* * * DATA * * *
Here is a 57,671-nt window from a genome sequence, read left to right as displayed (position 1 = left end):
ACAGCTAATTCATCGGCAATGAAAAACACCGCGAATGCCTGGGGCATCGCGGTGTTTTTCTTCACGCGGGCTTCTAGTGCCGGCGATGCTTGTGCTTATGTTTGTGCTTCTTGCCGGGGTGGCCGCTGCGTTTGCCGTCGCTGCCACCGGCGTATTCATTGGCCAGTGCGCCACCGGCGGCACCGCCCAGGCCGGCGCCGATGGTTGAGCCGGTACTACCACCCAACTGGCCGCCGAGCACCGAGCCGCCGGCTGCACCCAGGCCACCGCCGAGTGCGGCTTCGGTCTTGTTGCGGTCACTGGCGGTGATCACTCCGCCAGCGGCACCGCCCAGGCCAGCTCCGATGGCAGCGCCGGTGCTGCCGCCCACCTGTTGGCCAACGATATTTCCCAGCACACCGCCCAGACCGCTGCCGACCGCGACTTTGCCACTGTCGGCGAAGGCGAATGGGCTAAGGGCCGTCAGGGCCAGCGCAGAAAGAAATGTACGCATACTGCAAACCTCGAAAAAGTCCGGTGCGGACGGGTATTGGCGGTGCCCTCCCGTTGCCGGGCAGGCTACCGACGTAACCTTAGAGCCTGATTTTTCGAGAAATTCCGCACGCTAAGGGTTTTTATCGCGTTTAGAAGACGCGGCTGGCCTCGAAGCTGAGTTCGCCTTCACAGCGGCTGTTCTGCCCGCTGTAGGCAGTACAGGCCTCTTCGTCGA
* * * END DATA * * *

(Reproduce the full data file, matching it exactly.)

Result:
Here is a 57,671-nt window from a genome sequence, read left to right as displayed (position 1 = left end):
ACAGCTAATTCATCGGCAATGAAAAACACCGCGAATGCCTGGGGCATCGCGGTGTTTTTCTTCACGCGGGCTTCTAGTGCCGGCGATGCTTGTGCTTATGTTTGTGCTTCTTGCCGGGGTGGCCGCTGCGTTTGCCGTCGCTGCCACCGGCGTATTCATTGGCCAGTGCGCCACCGGCGGCACCGCCCAGGCCGGCGCCGATGGTTGAGCCGGTACTACCACCCAACTGGCCGCCGAGCACCGAGCCGCCGGCTGCACCCAGGCCACCGCCGAGTGCGGCTTCGGTCTTGTTGCGGTCACTGGCGGTGATCACTCCGCCAGCGGCACCGCCCAGGCCAGCTCCGATGGCAGCGCCGGTGCTGCCGCCCACCTGTTGGCCAACGATATTTCCCAGCACACCGCCCAGACCGCTGCCGACCGCGACTTTGCCACTGTCGGCGAAGGCGAATGGGCTAAGGGCCGTCAGGGCCAGCGCAGAAAGAAATGTACGCATACTGCAAACCTCGAAAAAGTCCGGTGCGGACGGGTATTGGCGGTGCCCTCCCGTTGCCGGGCAGGCTACCGACGTAACCTTAGAGCCTGATTTTTCGAGAAATTCCGCACGCTAAGGGTTTTTATCGCGTTTAGAAGACGCGGCTGGCCTCGAAGCTGAGTTCGCCTTCACAGCGGCTGTTCTGCCCGCTGTAGGCAGTACAGGCCTCTTCGTCGA